In the first in vivo study, the grafts were successfully implanted into defects created in the lateral and femoral condyle and trochlear grooves of goats. The femoral condyle was chosen because of its heavy weight bearing characteristics while the lateral groove was chosen because it is a lesser weight bearing site.
Tubular chisels were used to create and remove chondral and osteochondral cores measuring 4.5 mm in diameter. The remaining defects served as the implantation sites for grafts.
One graft consisting of DBM was hydrated with saline and implanted into each defect. Some grafts were combined with approximately 100-300 ul of fibrin glue according to manufacturer's instructions. Success was determined based on the ease of implantation, and whether the implanted grafts remained in the defect for the duration of the study.
A second in vivo study examined the fixation of the grafts within an osteochondral defect after implantation.
The graft was initially hydrated with PBS. The graft was then compressed from a hydrated diameter of ˜6 mm in diameter into focal osteochondral defects of ˜4.5 mm. The grafts and defects were both ˜8 mm in depth.
Using the press-fit technique, the grafts were implanted into the lateral trochlear grooves and the medial femoral condyles of goats.
After 3 weeks, the animals were sacrificed, and the joints were histologically analyzed for the presence of the sponge. Safranin-O staining of cross sections of the joints containing sponges revealed remnants of the sponge still present in the sites of implantation. See
A third in vivo study examined the repair of focal osteochondral defects post-implantation. Results were examined after three months of implantation.
Two groups were studied in the current example and each group contained eight replicates. Each replicate was a goat femur containing two defects in the medial femoral condyle and two defects in the lateral trochlear groove.
For Group 1, osteochondral defects that received DBM grafts were compared to analogous defects that received autografts. For Group 2, osteochondral defects that received DBM grafts were compared to analogous defects that received microfracture.
Four defects were created using tubular chisels to create and remove osteochondral cores 4.5 mm wide and 8 mm deep. Two defects were made in the medial femoral condyle and two defects were made in the lateral trochlear groove of each replicate. The osteochondral grafts harvested from the first site at the condyle and the first site at the trochlear groove were disposed of. For Group 1, the grafts harvested from the second sites at the condyle and trochlear groove were implanted into the first defects at their respective locations. For Group 2, the full-thickness defect (articular and calcified cartilage removed) was created with a diameter of 4.5 mm. The defect was created using a tubular chisel, #15 scalpel blade and a currette. An awl was to create small holes in the subchondral bone, simulating microfracture in the goat. Perforations were made uniformly within the defect sites at an approximate depth of 3 mm.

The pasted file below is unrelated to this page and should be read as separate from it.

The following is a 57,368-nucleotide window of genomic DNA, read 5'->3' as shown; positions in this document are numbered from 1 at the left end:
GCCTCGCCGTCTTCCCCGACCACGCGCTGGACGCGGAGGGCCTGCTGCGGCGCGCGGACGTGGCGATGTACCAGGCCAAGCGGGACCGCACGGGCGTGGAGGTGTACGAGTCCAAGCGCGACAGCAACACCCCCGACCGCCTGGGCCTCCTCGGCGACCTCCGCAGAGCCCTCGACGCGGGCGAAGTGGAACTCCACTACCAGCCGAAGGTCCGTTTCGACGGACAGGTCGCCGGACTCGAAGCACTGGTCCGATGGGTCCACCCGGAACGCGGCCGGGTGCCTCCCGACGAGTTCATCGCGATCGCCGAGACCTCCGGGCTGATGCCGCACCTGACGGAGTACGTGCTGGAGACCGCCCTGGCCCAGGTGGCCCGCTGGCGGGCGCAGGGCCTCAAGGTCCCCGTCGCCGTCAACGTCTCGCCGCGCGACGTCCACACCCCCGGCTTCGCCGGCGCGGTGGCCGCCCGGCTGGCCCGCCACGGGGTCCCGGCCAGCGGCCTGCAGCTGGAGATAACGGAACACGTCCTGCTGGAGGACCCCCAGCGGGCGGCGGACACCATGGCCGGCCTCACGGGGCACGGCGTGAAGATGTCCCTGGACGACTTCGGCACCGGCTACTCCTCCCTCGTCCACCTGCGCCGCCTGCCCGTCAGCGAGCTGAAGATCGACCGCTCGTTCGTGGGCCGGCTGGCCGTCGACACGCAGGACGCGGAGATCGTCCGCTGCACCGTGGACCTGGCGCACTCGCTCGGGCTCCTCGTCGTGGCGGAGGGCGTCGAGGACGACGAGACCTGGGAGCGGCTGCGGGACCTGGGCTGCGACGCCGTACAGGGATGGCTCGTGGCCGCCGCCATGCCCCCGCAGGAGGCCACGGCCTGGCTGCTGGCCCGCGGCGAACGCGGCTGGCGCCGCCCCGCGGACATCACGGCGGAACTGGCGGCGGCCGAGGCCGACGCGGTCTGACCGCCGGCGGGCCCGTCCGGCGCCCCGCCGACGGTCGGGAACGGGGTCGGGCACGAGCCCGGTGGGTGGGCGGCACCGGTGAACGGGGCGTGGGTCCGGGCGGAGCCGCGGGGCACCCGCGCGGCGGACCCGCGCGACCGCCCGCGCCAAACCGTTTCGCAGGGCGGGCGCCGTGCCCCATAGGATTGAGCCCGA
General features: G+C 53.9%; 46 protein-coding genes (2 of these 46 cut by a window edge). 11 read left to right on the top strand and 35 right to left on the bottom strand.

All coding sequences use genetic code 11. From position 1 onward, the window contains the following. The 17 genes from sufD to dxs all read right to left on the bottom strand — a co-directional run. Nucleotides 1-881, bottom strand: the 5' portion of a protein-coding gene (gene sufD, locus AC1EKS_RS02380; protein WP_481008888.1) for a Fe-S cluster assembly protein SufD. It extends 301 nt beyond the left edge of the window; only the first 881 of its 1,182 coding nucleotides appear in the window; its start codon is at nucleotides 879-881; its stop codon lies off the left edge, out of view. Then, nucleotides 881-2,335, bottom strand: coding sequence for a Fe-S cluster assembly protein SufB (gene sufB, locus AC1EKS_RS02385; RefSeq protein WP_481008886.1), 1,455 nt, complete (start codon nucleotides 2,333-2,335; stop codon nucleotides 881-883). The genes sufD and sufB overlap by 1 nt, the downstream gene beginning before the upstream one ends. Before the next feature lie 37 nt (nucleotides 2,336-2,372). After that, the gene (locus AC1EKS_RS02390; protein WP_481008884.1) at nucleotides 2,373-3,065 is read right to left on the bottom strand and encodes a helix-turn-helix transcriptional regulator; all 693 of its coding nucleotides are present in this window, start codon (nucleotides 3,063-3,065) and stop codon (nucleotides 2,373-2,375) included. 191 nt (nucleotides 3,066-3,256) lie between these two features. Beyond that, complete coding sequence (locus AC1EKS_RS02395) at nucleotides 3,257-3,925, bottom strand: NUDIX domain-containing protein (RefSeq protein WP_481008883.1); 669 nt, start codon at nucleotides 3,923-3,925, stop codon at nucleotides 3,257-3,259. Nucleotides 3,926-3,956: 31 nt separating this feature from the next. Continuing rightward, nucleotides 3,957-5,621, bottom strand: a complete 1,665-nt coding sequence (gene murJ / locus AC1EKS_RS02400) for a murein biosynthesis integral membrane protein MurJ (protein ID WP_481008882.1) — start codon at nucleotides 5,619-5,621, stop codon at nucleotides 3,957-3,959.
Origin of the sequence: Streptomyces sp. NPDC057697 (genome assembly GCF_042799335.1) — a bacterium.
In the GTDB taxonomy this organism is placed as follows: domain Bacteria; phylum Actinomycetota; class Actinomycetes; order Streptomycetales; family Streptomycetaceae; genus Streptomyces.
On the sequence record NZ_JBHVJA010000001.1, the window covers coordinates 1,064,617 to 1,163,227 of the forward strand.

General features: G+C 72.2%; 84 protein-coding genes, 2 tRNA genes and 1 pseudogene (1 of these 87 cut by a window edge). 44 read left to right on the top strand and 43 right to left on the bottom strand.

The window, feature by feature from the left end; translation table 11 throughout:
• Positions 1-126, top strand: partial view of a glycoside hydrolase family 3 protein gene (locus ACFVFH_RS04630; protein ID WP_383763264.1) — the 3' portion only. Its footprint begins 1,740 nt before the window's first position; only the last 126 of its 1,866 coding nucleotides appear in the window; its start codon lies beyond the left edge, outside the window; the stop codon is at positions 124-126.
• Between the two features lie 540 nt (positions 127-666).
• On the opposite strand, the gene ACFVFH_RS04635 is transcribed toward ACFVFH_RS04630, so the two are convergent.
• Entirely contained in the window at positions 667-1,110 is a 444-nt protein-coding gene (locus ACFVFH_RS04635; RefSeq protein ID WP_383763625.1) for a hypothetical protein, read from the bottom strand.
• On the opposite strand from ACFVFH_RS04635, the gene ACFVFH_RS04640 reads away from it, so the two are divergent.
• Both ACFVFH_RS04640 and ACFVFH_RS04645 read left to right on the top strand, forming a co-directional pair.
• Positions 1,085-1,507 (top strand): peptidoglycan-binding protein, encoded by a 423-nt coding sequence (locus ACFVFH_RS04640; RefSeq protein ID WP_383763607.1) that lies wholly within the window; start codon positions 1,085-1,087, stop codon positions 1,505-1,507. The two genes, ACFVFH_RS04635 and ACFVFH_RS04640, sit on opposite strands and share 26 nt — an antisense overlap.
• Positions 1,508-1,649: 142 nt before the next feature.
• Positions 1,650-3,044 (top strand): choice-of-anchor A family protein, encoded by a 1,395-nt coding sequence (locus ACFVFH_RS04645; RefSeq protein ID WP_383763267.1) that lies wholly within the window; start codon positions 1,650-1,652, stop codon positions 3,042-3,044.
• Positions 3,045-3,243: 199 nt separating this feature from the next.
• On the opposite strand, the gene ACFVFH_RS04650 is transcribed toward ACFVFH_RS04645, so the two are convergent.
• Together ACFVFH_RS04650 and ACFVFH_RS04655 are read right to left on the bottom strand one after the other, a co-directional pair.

The grafts, having initial hydrated diameters of ˜6.5 mm and widths of ˜8.5 mm, were compressed and implanted into the focal osteochondral defects employing the press-fit technique.
Post-implantation, the sponges protruded 0.5 mm proud to the adjacent cartilage. This technique is thought to aid in chondrogenesis.
After 3 months, the animals were sacrificed, and the joints were histologically analyzed for the presence of the sponge. Safranin-O staining of cross sections of the sites containing sponges revealed remnants of the sponge present in the implantation sites.
The presence of remnants of the sponges 3 months post-surgery proves the effectiveness of the technique in creating a sufficient fit between a sponge and the associated osseous or osteochondral defect. In comparison to the autograft-filled defects, the repair tissue in the DBM-filled defects shows a histological integration with the adjacent cartilage (
This Example is similar to Example 5, except the animals were sacrificed after 6 months and the joints were analyzed histologically and through the use of MRI, microCT and macroscopic methods for the presence of the sponge.
This Example is similar to Examples 5 and 6, except the animals were sacrificed after 12 months and the joints were analyzed histologically and through the use of MRI, microCT and macroscopic methods for the presence of the sponge.
As in the previous examples, the integration of the implant into the defect is better than the integration of the autograft into the defect.